Aim Using ethnography to study social cognition through social functioning in HD will begin to address the empirical gap in our knowledge of everyday life with HD from the perspective of both people with HD and their companions.
As ethnography moves into the messiness of real life in that the researcher is an observer of the participants in their own space and this now needs to include Covid safe strategies (i.e. online observation) risks to all parties may be seen as greater due to the nature of HD alongside exploring the intimacies of interaction remotely. Primacy needs to be given to the principle of ‘do no harm’.
Method Whilst our fears often do not come to fruition, researchers using this methodology with people with HD and their companions need to consider:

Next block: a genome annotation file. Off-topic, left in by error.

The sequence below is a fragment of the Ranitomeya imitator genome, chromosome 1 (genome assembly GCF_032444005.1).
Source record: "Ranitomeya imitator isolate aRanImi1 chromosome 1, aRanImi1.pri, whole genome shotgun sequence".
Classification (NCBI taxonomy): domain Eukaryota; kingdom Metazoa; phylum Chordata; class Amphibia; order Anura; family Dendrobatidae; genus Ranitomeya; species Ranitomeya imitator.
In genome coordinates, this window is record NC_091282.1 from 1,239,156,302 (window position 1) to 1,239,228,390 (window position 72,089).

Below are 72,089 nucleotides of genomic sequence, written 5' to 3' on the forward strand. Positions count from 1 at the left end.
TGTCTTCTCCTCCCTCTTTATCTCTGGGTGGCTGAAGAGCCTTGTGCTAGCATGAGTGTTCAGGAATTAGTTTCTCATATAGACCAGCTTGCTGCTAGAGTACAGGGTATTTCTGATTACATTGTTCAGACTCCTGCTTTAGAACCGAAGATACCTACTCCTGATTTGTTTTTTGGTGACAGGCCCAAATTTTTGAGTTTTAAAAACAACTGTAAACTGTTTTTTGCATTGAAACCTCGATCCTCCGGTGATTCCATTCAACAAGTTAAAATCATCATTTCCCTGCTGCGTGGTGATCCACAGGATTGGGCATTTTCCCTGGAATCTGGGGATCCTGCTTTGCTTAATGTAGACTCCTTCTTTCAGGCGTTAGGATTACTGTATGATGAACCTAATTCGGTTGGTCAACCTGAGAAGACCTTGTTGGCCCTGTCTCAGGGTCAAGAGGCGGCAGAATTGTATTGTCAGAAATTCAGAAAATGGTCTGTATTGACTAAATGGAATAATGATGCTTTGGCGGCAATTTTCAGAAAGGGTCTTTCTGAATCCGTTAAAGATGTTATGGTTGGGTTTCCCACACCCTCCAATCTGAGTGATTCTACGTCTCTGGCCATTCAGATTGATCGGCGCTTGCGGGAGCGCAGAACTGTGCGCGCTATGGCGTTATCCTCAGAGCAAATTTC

Involving a patient participant group
Building trust and rapport amongst the community through the life of the project and beyond
Tensions which may have been worsened by the pandemic
A distress strategy
Adjusting the way we as researchers do things and not the other way round
Giving more structure, planning and prompting to optimise HD engagement
Fluid revisiting of consent
Access to technology
The limitations of technology in this population
Outcome Thoughtful preparation although time consuming may enable equitable access to all interested participants but also reduce risks. As Markham notes methods = ethics.
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